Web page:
This intervention of mine is in fact also very much in line with our guest lecturer Anna Swartling's advice from the lecture she gave last week about problems and pitfalls of student groups and project work in higher education.  Perhaps it's ok that everyone does not put exactly as much time into a student/course project? Perhaps it's ok that someone is very busy (or even away) during a period? Perhaps it's ok if someone who wants a higher grade works a little harder than someone who doesn't have exactly the same ambitions (even if every person in the group will get the same grade in the end)? It is anyway much better to talk about it at an early stage than to let it slide.

By stating your ambition and having an open discussion about it within the project group, groups members implicitly make promises to each other. If you state that you aim for the A-B range, but later don't work hard enough, other group members can point at this discrepancy and ask to to live up to the goals (or promises) you have previously stated.

Something that makes the issue slightly "delicate" (?) is that stating your goals (as a group) might become a self-fulfilling prophecy. If a group has stated that they aim for top grades but don't seem to perform in a way that is congruent with those goals, should I as a teacher make them pay attention to it? But is it then ok if a group with lower ambitions do not get that same early warning - and are thus more prone to end up with the (lower) grade that they stated they were aiming for? ...or was that in fact exactly the whole purpose of stating your goals in the first place - so it's all good...? That's a question I can't answer right now, but I still think it is an advantage to have this information out in the open with the option of me acting upon it (or not).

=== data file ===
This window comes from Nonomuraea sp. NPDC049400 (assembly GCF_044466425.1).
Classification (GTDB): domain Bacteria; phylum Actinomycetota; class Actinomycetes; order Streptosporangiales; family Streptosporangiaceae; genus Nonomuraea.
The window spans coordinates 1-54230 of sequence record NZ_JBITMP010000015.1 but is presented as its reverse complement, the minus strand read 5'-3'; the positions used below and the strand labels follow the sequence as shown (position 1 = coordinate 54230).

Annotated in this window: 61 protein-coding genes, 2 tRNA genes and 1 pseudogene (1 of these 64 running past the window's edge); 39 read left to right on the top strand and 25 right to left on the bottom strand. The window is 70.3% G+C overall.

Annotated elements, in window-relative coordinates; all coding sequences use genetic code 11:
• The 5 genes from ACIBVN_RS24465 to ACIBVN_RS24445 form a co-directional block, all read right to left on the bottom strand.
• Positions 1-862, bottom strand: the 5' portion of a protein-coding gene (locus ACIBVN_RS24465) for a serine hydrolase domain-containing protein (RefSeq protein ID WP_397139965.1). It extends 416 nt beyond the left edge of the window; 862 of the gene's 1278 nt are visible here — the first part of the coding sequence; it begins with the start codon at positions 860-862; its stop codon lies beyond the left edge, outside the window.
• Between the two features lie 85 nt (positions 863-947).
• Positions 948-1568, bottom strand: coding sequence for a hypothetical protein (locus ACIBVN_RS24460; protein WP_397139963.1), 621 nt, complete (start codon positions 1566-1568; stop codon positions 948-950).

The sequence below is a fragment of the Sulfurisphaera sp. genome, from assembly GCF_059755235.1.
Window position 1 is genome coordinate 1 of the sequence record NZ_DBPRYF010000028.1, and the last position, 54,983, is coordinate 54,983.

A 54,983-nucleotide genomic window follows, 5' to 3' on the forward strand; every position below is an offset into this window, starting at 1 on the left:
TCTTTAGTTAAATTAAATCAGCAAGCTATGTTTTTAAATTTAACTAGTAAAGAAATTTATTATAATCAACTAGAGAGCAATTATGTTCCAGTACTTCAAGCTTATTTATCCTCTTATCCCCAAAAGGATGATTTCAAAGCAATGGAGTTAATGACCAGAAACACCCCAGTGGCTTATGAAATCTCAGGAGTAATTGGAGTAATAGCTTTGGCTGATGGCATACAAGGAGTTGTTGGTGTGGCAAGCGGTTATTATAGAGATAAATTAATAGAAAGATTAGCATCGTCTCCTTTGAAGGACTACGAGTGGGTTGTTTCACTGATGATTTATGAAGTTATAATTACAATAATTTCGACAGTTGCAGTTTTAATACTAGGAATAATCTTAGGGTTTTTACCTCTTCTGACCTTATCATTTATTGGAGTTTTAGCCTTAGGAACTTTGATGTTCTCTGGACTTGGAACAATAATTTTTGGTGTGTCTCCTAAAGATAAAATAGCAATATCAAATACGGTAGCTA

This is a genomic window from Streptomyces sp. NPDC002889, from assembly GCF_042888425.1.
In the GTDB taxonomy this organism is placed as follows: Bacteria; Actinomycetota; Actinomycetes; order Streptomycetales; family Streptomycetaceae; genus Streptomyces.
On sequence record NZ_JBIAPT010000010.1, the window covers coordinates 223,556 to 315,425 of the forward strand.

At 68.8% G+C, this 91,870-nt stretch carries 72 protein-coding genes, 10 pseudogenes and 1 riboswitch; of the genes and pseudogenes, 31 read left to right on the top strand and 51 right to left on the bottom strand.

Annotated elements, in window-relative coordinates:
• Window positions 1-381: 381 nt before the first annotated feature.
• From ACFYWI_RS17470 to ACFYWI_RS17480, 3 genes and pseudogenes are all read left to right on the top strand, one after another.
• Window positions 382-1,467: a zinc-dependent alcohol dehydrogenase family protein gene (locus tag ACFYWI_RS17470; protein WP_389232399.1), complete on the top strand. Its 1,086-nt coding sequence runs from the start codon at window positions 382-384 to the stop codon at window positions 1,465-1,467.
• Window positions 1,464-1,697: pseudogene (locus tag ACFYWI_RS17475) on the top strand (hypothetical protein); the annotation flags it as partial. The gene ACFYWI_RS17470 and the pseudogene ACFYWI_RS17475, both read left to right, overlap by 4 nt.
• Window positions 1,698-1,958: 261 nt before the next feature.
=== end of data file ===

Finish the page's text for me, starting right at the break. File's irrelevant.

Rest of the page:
Another relevant question is what aiming for the A-B (or C-D) range actually means? Here are some thoughts based on how much time it is reasonable that a student should put into the project. Time is naturally something that relates to ambition and it might be easier to discusse time (i.e. to use time as a proxy for ambition/quality) in the project group early on. Here are two different ways to think about what constitutes a reasonable work load in the project phase of the course:

1) Being a full-time student implies a work load of 40 hours per week. This course corresponds to 1/3 of a full course load during the autumn term so 40/3 = 13 hours of work per person per week. This calculation does not take into account the fact that (due to popular vote) the course will end with a final presentation already on Friday December 9. If the course is "compressed" in such a manner, should not students be prepared to spend more than 13 hours per week on the course?